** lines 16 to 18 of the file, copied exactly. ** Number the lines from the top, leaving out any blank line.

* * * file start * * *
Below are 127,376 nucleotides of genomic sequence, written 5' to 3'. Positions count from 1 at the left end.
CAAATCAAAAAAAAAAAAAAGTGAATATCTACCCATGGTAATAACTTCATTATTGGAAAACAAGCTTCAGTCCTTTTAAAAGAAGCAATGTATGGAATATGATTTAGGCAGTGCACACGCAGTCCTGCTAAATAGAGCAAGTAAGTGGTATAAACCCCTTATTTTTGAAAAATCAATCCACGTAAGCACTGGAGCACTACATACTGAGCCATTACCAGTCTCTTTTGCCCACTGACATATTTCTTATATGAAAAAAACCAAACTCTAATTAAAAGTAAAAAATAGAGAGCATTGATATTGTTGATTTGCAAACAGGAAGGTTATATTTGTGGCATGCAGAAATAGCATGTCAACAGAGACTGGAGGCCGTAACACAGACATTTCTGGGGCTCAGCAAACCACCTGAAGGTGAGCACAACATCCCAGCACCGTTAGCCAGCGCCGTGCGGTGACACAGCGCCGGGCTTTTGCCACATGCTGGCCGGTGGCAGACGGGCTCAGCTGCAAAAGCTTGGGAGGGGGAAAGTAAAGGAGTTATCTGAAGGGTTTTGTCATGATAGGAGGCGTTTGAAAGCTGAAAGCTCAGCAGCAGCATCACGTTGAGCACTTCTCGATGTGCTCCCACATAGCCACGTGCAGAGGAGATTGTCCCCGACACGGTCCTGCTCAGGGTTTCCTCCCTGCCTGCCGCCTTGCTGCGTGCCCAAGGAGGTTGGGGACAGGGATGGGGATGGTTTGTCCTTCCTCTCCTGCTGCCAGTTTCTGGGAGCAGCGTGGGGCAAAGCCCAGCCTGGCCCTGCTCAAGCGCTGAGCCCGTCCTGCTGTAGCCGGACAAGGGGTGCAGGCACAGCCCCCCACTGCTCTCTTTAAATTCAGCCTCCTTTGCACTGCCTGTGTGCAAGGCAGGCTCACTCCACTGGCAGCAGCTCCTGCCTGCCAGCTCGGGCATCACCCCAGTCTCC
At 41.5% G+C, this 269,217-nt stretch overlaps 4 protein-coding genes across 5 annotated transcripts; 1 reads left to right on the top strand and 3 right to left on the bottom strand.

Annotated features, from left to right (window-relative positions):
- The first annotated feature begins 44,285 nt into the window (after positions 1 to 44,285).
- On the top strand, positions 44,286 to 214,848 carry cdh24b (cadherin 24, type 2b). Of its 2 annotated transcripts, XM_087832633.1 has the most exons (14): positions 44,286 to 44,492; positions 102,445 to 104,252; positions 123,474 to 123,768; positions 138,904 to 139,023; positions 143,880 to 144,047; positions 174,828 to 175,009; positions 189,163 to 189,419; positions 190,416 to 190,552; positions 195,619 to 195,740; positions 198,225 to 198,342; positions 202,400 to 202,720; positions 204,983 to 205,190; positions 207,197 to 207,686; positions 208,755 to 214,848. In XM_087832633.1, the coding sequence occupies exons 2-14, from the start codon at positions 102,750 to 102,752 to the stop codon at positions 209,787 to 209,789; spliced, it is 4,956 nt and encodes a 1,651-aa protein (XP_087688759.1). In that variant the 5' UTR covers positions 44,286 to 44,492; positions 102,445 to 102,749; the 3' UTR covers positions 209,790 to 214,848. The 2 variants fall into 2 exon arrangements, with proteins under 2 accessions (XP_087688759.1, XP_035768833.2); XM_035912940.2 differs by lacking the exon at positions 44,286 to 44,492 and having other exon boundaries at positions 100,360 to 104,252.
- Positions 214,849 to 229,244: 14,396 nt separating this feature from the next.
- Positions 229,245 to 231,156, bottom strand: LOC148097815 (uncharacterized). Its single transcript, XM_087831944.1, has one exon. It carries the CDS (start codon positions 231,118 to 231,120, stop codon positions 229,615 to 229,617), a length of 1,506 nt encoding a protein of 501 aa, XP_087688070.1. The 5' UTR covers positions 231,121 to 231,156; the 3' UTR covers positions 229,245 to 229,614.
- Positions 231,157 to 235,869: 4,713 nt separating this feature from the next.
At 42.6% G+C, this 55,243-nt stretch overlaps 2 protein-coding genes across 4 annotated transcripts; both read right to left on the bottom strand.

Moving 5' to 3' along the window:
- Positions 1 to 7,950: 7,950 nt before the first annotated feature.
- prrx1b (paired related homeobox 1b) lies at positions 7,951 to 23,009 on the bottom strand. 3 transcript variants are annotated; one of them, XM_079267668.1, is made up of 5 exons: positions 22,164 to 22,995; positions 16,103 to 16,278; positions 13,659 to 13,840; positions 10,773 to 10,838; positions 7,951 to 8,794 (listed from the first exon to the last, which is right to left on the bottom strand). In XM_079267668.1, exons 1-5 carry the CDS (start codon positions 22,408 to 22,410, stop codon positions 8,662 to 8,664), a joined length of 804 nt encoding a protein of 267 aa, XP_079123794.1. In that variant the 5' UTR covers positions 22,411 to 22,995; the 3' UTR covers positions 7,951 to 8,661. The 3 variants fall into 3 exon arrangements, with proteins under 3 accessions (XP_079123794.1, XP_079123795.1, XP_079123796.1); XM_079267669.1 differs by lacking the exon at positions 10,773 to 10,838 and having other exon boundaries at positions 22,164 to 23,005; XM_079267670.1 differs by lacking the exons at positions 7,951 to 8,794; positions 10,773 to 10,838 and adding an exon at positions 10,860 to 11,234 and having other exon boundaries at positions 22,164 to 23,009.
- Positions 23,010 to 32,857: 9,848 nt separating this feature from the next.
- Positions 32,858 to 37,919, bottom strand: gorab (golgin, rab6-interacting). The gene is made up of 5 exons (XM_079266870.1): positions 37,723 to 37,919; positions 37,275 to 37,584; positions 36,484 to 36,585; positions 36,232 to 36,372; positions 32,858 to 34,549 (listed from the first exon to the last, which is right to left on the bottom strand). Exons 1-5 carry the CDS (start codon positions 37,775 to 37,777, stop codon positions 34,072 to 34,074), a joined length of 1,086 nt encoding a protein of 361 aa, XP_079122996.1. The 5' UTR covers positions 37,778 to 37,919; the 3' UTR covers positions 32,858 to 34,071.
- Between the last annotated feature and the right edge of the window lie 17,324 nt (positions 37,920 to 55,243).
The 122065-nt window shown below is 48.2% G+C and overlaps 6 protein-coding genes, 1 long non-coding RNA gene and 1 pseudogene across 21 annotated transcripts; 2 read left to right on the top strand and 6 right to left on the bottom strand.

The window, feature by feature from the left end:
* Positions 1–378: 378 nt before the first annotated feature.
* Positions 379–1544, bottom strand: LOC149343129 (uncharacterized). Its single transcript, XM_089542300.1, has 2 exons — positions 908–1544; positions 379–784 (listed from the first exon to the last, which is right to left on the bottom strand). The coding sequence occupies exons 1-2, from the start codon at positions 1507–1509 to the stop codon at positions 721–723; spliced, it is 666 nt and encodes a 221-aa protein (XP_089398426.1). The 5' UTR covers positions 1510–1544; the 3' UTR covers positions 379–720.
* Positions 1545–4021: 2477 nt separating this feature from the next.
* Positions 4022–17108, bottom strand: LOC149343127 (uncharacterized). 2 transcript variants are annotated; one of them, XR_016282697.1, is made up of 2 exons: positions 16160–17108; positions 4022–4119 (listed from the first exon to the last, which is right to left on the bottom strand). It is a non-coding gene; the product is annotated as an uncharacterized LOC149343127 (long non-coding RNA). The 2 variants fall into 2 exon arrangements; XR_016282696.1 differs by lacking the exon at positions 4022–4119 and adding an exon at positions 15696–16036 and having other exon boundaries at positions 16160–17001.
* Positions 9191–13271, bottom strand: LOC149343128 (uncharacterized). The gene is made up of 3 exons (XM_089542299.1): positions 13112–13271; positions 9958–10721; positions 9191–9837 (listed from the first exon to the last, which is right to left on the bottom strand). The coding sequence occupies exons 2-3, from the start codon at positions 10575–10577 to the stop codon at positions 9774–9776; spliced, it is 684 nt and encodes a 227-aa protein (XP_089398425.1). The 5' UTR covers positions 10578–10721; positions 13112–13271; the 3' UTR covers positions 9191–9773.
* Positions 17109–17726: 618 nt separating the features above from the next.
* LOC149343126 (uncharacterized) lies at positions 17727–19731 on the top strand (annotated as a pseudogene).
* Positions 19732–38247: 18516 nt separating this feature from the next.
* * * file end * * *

- Between the last annotated feature and the right edge of the window lie 17,324 nt (positions 37,920 to 55,243).
The 122065-nt window shown below is 48.2% G+C and overlaps 6 protein-coding genes, 1 long non-coding RNA gene and 1 pseudogene across 21 annotated transcripts; 2 read left to right on the top strand and 6 right to left on the bottom strand.

The window, feature by feature from the left end: